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Biden’s ‘Antitrust Revolution’ Overlooks AI—at Americans’ Peril

Wired | | Jul 27, 2021

AI - Biden’s ‘Antitrust Revolution’ Overlooks AI—at Americans’ PerilA handful of companies have outsize influence on the world’s artificial intelligence. Policymakers must act now to stem the rise of powerful monopolies.

Without intervention, AI could also help undermine democracy–through amplifying misinformation or enabling mass surveillance. The past year and a half has also underscored the impact of algorithmically powered social media, not just on the health of democracy, but on health care itself.

The overall direction and net impact of AI sits on a knife's edge, unless AI R&D and applications are appropriately channeled with wider societal and economic benefits in mind. How can we ensure that?

A handful of US tech companies, including Amazon, Alibaba, Alphabet, Facebook, and Netflix, along with Chinese mega-players such as Baidu, are responsible for $2 of every $3 spent globally on AI. They’re also among the top AI patent holders. Not only do their outsize budgets for AI dwarf others’, including the federal government’s, they also emphasize building internally rather than buying AI. Even though they buy comparatively little, they’ve still cornered the AI startup acquisition market.

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Many of these are early-stage acquisitions, meaning the tech giants integrate the products from these companies into their own portfolios or take IP off the market if it doesn’t suit their strategic purposes and redeploy the talent. According to research from my Digital Planet team, US AI talent is intensely concentrated. The median number of AI employees in the field’s top five employers—Amazon, Google, Microsoft, Facebook, and Apple—is some 18,000, while the median for companies six to 24 is about 2,500—and it drops significantly from there. Moreover, these companies have near-monopolies of data on key behavioral areas. And they are setting the stage to become the primary suppliers of AI-based products and services to the rest of the world.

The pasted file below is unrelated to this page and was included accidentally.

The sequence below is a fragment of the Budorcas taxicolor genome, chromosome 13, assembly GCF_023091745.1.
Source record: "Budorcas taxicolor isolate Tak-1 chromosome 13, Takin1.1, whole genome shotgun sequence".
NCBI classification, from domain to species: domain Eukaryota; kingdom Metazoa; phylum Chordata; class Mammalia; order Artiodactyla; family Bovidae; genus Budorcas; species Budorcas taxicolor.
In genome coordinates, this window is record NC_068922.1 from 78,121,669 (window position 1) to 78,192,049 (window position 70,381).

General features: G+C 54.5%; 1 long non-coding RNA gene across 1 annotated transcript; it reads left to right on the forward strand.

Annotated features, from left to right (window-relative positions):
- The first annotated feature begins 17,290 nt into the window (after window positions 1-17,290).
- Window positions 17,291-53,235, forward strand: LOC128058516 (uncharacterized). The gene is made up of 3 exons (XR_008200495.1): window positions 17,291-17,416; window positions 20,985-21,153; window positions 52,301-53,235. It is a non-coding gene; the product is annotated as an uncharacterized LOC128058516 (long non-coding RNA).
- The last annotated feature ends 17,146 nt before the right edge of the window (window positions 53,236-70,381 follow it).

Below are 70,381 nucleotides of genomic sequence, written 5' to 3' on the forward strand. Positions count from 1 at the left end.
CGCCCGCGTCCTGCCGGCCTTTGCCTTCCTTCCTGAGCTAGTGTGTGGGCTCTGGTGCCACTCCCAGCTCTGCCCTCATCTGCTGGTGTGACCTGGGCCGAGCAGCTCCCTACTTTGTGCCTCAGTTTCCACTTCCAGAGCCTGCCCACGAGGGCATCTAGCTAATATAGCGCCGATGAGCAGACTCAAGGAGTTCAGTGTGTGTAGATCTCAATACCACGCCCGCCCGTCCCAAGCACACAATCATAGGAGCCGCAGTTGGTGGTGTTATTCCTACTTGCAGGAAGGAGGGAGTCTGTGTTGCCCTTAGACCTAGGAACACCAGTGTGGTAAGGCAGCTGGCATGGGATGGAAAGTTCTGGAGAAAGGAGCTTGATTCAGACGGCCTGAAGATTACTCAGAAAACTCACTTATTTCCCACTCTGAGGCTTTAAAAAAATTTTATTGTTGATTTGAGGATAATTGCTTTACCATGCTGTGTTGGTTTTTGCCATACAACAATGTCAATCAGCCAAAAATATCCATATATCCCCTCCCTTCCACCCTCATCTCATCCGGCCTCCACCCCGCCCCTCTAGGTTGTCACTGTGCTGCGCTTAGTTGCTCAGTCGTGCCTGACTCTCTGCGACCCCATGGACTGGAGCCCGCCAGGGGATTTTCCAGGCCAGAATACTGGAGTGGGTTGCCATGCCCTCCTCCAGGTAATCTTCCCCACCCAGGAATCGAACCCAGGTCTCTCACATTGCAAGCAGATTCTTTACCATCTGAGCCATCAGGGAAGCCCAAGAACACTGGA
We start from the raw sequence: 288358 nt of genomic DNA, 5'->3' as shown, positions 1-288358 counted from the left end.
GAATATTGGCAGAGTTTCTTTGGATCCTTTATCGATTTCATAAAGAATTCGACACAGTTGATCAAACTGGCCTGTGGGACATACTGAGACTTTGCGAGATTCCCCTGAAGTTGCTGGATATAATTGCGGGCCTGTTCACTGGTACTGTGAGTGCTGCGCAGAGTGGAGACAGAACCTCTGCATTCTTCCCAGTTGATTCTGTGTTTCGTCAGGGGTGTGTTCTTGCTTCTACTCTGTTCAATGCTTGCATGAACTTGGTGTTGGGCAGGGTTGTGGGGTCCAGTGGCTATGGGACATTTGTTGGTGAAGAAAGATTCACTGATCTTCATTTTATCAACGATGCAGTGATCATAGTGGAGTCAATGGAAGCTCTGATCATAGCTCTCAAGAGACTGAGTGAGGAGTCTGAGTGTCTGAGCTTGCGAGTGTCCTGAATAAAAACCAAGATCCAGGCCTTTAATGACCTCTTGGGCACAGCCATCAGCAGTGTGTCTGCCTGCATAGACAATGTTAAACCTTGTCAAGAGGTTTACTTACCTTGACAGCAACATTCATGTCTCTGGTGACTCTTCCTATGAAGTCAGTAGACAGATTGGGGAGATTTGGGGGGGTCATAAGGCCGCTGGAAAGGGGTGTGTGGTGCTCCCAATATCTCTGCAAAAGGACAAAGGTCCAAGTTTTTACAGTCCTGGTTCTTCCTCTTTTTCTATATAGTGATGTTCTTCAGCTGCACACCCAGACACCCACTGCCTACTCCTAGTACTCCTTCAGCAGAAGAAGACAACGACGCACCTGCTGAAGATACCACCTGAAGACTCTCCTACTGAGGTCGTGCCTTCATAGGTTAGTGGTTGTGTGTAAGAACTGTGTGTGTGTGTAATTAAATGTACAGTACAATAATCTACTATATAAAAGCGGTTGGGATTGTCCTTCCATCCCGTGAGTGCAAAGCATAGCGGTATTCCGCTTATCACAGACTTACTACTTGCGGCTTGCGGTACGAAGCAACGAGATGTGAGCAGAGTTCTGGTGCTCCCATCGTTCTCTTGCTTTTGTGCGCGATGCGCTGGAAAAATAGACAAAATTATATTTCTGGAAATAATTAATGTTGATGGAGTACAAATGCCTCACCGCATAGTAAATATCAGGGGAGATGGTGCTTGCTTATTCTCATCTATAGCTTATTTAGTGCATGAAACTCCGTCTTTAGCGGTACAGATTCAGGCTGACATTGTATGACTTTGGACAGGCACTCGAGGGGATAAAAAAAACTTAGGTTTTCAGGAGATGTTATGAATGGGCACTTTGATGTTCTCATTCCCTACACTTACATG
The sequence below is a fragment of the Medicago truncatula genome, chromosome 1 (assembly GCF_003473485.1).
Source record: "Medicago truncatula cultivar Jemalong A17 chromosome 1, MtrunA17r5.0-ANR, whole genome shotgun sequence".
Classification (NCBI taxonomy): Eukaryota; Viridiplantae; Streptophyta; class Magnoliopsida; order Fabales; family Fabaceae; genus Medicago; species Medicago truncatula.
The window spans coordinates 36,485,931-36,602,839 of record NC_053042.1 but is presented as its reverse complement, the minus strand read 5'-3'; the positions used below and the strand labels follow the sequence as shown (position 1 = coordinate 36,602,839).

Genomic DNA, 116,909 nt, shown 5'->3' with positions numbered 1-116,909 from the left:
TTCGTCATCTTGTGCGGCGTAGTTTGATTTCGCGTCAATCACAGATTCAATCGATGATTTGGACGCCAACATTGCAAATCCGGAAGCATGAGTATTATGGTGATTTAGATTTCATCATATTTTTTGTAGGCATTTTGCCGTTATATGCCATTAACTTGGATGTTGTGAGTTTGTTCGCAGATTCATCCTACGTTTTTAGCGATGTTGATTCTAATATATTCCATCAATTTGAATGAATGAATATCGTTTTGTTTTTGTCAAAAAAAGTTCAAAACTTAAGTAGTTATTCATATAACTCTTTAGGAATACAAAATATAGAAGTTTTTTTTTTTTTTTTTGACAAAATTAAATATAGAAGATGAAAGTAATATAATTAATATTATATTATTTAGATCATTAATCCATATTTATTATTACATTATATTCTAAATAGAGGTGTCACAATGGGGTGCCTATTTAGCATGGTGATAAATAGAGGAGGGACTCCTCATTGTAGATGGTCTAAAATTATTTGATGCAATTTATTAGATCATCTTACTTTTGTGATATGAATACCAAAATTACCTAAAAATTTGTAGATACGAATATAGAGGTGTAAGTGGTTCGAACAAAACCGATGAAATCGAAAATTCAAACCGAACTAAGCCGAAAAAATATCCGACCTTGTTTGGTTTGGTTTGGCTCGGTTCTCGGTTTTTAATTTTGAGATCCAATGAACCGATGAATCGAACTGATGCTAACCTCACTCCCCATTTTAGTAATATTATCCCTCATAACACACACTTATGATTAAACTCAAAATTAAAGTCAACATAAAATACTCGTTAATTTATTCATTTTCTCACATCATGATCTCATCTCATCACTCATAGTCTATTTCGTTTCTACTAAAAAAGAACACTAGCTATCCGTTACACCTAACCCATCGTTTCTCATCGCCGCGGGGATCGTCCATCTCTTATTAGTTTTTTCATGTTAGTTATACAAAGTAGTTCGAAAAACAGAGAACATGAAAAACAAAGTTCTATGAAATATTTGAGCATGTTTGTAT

Biden's antitrust revolutionaries need a four-step plan to confront the AI revolution.

Antitrust authorities must first be forward-looking. They must recognize that the AI chess pieces being moved today will shape tomorrow’s endgame–particularly in a tech industry with high barriers to entry and early moves that are hard to reverse after scale. Tech antitrust action often occurs after it’s too late. Policymakers should also trace the outlines of multiple future AI scenarios, including a dystopian one. They must imagine, for example, a society that suffers from “algorithmic poverty,” in which users generate data as unpaid “labor,” which is used to train algorithms that in turn displace wage-producing labor.

See:  Lawmakers Take Aim at Big Tech with Push for Sweeping Overhaul of Antitrust

Policymakers must also separate AI applications that are value-enhancing for society, like speeding up scientific research, from others that might be value-destroying, like rapidly creating misinformation echo chambers, even if such developments are valuable for the firms bringing them to market. The economic impact can be broken down into the ways in which AI augments and substitutes existing activities and where it imposes negative social costs.  Such a framework can help regulators provide guidance and guardrails to AI development. Selective taxes, tax breaks, and credits and subsidies can nudge corporate decisionmakers in their investment choices.

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